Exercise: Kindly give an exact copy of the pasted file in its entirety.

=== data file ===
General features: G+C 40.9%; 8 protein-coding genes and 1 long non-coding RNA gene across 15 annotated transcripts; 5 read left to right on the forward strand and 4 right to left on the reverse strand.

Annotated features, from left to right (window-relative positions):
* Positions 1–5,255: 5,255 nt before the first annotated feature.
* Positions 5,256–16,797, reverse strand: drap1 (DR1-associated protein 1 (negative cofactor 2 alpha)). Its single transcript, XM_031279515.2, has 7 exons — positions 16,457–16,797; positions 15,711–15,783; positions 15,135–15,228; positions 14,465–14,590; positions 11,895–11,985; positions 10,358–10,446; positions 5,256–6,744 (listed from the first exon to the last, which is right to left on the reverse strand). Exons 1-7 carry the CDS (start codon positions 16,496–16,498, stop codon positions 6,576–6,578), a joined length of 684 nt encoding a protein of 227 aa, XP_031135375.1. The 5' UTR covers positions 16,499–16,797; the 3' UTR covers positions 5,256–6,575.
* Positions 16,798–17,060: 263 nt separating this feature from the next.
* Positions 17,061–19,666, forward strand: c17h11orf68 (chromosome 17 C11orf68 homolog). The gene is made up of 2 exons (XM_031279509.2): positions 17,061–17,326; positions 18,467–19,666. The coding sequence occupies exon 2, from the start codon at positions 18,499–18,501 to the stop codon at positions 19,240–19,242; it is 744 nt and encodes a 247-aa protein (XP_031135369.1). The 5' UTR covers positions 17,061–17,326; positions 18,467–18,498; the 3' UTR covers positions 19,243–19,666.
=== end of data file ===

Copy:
General features: G+C 40.9%; 8 protein-coding genes and 1 long non-coding RNA gene across 15 annotated transcripts; 5 read left to right on the forward strand and 4 right to left on the reverse strand.

Annotated features, from left to right (window-relative positions):
* Positions 1–5,255: 5,255 nt before the first annotated feature.
* Positions 5,256–16,797, reverse strand: drap1 (DR1-associated protein 1 (negative cofactor 2 alpha)). Its single transcript, XM_031279515.2, has 7 exons — positions 16,457–16,797; positions 15,711–15,783; positions 15,135–15,228; positions 14,465–14,590; positions 11,895–11,985; positions 10,358–10,446; positions 5,256–6,744 (listed from the first exon to the last, which is right to left on the reverse strand). Exons 1-7 carry the CDS (start codon positions 16,496–16,498, stop codon positions 6,576–6,578), a joined length of 684 nt encoding a protein of 227 aa, XP_031135375.1. The 5' UTR covers positions 16,499–16,797; the 3' UTR covers positions 5,256–6,575.
* Positions 16,798–17,060: 263 nt separating this feature from the next.
* Positions 17,061–19,666, forward strand: c17h11orf68 (chromosome 17 C11orf68 homolog). The gene is made up of 2 exons (XM_031279509.2): positions 17,061–17,326; positions 18,467–19,666. The coding sequence occupies exon 2, from the start codon at positions 18,499–18,501 to the stop codon at positions 19,240–19,242; it is 744 nt and encodes a 247-aa protein (XP_031135369.1). The 5' UTR covers positions 17,061–17,326; positions 18,467–18,498; the 3' UTR covers positions 19,243–19,666.